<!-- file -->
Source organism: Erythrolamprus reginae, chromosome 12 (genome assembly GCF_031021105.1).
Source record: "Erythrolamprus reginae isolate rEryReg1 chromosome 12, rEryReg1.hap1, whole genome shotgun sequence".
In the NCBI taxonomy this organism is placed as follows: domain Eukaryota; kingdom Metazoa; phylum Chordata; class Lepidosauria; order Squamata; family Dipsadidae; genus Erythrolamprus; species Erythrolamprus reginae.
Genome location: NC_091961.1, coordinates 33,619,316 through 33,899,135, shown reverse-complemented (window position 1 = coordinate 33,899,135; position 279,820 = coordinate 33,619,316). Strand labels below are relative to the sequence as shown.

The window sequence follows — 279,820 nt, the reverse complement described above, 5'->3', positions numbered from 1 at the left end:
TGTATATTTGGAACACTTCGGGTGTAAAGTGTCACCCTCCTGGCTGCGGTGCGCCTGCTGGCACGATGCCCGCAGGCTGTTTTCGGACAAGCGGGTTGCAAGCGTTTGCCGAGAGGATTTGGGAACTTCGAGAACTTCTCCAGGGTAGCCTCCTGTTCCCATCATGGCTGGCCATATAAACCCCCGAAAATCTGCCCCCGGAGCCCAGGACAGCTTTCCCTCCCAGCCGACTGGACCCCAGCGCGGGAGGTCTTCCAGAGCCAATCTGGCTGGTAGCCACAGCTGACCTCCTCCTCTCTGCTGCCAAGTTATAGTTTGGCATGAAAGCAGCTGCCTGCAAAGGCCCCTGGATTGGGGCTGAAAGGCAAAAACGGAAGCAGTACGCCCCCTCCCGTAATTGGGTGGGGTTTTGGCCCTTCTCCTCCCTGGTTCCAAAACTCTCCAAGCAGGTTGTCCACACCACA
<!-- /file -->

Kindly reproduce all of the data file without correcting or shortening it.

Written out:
Source organism: Erythrolamprus reginae, chromosome 12 (genome assembly GCF_031021105.1).
Source record: "Erythrolamprus reginae isolate rEryReg1 chromosome 12, rEryReg1.hap1, whole genome shotgun sequence".
In the NCBI taxonomy this organism is placed as follows: domain Eukaryota; kingdom Metazoa; phylum Chordata; class Lepidosauria; order Squamata; family Dipsadidae; genus Erythrolamprus; species Erythrolamprus reginae.
Genome location: NC_091961.1, coordinates 33,619,316 through 33,899,135, shown reverse-complemented (window position 1 = coordinate 33,899,135; position 279,820 = coordinate 33,619,316). Strand labels below are relative to the sequence as shown.

The window sequence follows — 279,820 nt, the reverse complement described above, 5'->3', positions numbered from 1 at the left end:
TGTATATTTGGAACACTTCGGGTGTAAAGTGTCACCCTCCTGGCTGCGGTGCGCCTGCTGGCACGATGCCCGCAGGCTGTTTTCGGACAAGCGGGTTGCAAGCGTTTGCCGAGAGGATTTGGGAACTTCGAGAACTTCTCCAGGGTAGCCTCCTGTTCCCATCATGGCTGGCCATATAAACCCCCGAAAATCTGCCCCCGGAGCCCAGGACAGCTTTCCCTCCCAGCCGACTGGACCCCAGCGCGGGAGGTCTTCCAGAGCCAATCTGGCTGGTAGCCACAGCTGACCTCCTCCTCTCTGCTGCCAAGTTATAGTTTGGCATGAAAGCAGCTGCCTGCAAAGGCCCCTGGATTGGGGCTGAAAGGCAAAAACGGAAGCAGTACGCCCCCTCCCGTAATTGGGTGGGGTTTTGGCCCTTCTCCTCCCTGGTTCCAAAACTCTCCAAGCAGGTTGTCCACACCACA